Supreme Court Learning Center gives students glimpse of careers

By Cynthia Price

Legal News

Middle school students who are visiting the Michigan Courts' Learning Center this summer are discovering a lot about careers in the law while gaining information that will help them be better citizens.

The "Exploring Careers" program, in its fifth year, was originally aimed solely at high school students and recently expanded to the middle school. Approximately 20 middle-schoolers gathered on a Monday in Lansing recently for the start of their week at the court. The sessions are held from 9 a.m. to noon each day.

Rachel Drenovsky, the Learning Center Coordinator, in planning the program stressed that first, students meet professionals who are doing the kind of jobs they might aspire to; and, second, the young participants have specific assignments to focus their attention.

After a couple of getting-to-know-each-other activities, the students toured the Learning Center. Drenovsky explained the "pyramid" of trial court to court of appeals to Supreme Court, and talked about some of the requirements for pursuing a career in the judiciary.

In the next room, students assumed roles of court personnel, from judge to clerk to bailiff to "the public," and read to each other from laminated sheets about what their function is in a smoothly running system. Later in the week they will have a chance to do a mock small claims trial, after learning in more detail how that court works.

A highlight of the students' day was a visit to the Michigan Supreme Court to hear Justice Michael Cavanagh speak about his career and his view of justice. Justice Cavanagh told the students he grew up in Detroit and had always intended to stay there, but was offered a job as assistant attorney for the City of Lansing, and promoted shortly thereafter to City Attorney. Later, he ran for a newly-created District Court judge position and won; he served on the Court of Appeals, and in 1982 won his first term on the Supreme Court.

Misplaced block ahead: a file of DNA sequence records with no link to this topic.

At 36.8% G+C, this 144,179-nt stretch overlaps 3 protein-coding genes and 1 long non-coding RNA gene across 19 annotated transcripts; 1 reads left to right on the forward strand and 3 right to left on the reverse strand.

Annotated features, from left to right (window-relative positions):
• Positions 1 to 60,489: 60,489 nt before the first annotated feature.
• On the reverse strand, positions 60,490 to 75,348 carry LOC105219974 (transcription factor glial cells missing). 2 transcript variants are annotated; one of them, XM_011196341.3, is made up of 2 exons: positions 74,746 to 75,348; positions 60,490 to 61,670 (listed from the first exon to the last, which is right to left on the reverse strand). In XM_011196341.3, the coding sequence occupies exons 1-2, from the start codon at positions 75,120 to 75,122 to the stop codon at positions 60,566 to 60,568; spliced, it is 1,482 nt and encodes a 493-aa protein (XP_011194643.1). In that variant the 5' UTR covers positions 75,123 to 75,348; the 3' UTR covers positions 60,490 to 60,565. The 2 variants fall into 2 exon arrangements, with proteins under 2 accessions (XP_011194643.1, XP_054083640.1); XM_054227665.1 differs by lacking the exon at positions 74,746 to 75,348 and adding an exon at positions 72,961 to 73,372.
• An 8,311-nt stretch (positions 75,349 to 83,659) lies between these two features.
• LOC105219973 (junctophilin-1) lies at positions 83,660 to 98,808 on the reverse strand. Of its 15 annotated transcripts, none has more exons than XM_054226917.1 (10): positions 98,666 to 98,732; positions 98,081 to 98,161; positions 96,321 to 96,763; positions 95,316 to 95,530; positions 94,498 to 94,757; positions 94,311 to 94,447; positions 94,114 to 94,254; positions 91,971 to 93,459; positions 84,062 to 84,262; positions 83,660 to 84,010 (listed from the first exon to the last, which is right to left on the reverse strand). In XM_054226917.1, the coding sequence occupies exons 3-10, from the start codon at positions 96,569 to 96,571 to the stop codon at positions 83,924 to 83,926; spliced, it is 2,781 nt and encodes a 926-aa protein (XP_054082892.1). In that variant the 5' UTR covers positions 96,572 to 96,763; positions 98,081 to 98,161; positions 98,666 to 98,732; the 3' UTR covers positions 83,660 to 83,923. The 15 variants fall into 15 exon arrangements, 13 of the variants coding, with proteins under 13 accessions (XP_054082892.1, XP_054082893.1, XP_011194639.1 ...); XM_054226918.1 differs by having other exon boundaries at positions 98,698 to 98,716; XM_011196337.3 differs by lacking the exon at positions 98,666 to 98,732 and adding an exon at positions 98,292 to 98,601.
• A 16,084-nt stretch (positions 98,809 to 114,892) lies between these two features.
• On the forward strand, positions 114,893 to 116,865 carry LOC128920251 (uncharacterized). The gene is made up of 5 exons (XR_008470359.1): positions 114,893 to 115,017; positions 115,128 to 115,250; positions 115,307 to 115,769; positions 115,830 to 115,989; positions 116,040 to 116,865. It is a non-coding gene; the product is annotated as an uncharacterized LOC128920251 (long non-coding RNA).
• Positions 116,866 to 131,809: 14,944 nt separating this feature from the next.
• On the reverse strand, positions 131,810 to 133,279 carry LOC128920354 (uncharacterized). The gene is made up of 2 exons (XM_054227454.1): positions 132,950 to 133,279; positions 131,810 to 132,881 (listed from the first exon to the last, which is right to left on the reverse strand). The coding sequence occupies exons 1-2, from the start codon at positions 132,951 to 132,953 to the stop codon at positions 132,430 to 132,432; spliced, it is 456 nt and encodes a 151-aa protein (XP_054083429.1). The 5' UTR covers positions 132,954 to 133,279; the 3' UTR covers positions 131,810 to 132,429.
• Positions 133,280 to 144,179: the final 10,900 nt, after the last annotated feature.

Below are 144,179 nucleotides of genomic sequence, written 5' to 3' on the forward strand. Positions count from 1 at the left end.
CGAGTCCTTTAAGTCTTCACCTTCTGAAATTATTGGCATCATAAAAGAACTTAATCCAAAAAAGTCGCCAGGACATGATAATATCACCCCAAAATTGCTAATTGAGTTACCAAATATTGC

He used this to illustrate his message to the students: so many career decisions are changed "by circumstances, by being exposed to different things," and the students should remain open to change throughout their lives. "Don't feel compelled to get knocked off your horse by a blinding light," he advised, referring to the Biblical story of St. Paul's conversion. "Explore a lot of things."

One student boldly asked Justice Cavanagh whether he would have run again had he not been limited because he will be over 70 when his current term expires. "Probably," he answered, evincing enthusiasm for the job.

The students met his enthusiasm, asking question after question until after their noon departure time.

The Learning Center is a hands-on museum devoted to the history and functions of the law in Michigan. It gives visitors an overview of both the way the overall court system works as well as offering exhibits on some specific topic areas such as Native American courts and personal protection orders. The Center also has displays on specific events in Michigan legal history, and biographies of influential participants in Michigan legal history. For more information, please contact Rachel Drenovsky at 517-373-7171 or by E-mail: DrenovskyR@ courts. mi.gov

Published: Thu, Aug 5, 2010

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